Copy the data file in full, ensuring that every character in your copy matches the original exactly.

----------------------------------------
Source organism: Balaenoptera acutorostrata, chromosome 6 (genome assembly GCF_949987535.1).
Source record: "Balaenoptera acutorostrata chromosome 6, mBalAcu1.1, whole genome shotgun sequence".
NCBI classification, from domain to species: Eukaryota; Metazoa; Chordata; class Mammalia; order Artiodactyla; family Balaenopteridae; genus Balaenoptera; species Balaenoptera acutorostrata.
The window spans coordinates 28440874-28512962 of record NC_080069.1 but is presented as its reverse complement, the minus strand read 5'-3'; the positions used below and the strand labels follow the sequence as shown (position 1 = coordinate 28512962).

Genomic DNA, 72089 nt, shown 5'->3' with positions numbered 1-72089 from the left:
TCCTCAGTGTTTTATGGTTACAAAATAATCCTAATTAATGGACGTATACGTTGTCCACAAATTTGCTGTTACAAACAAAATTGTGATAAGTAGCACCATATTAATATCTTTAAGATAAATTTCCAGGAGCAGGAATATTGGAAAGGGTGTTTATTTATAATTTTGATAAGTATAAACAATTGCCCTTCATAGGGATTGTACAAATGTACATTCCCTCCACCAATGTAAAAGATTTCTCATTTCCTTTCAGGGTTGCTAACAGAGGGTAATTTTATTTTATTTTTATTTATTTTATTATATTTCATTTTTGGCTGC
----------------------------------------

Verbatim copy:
Source organism: Balaenoptera acutorostrata, chromosome 6 (genome assembly GCF_949987535.1).
Source record: "Balaenoptera acutorostrata chromosome 6, mBalAcu1.1, whole genome shotgun sequence".
NCBI classification, from domain to species: Eukaryota; Metazoa; Chordata; class Mammalia; order Artiodactyla; family Balaenopteridae; genus Balaenoptera; species Balaenoptera acutorostrata.
The window spans coordinates 28440874-28512962 of record NC_080069.1 but is presented as its reverse complement, the minus strand read 5'-3'; the positions used below and the strand labels follow the sequence as shown (position 1 = coordinate 28512962).

Genomic DNA, 72089 nt, shown 5'->3' with positions numbered 1-72089 from the left:
TCCTCAGTGTTTTATGGTTACAAAATAATCCTAATTAATGGACGTATACGTTGTCCACAAATTTGCTGTTACAAACAAAATTGTGATAAGTAGCACCATATTAATATCTTTAAGATAAATTTCCAGGAGCAGGAATATTGGAAAGGGTGTTTATTTATAATTTTGATAAGTATAAACAATTGCCCTTCATAGGGATTGTACAAATGTACATTCCCTCCACCAATGTAAAAGATTTCTCATTTCCTTTCAGGGTTGCTAACAGAGGGTAATTTTATTTTATTTTTATTTATTTTATTATATTTCATTTTTGGCTGC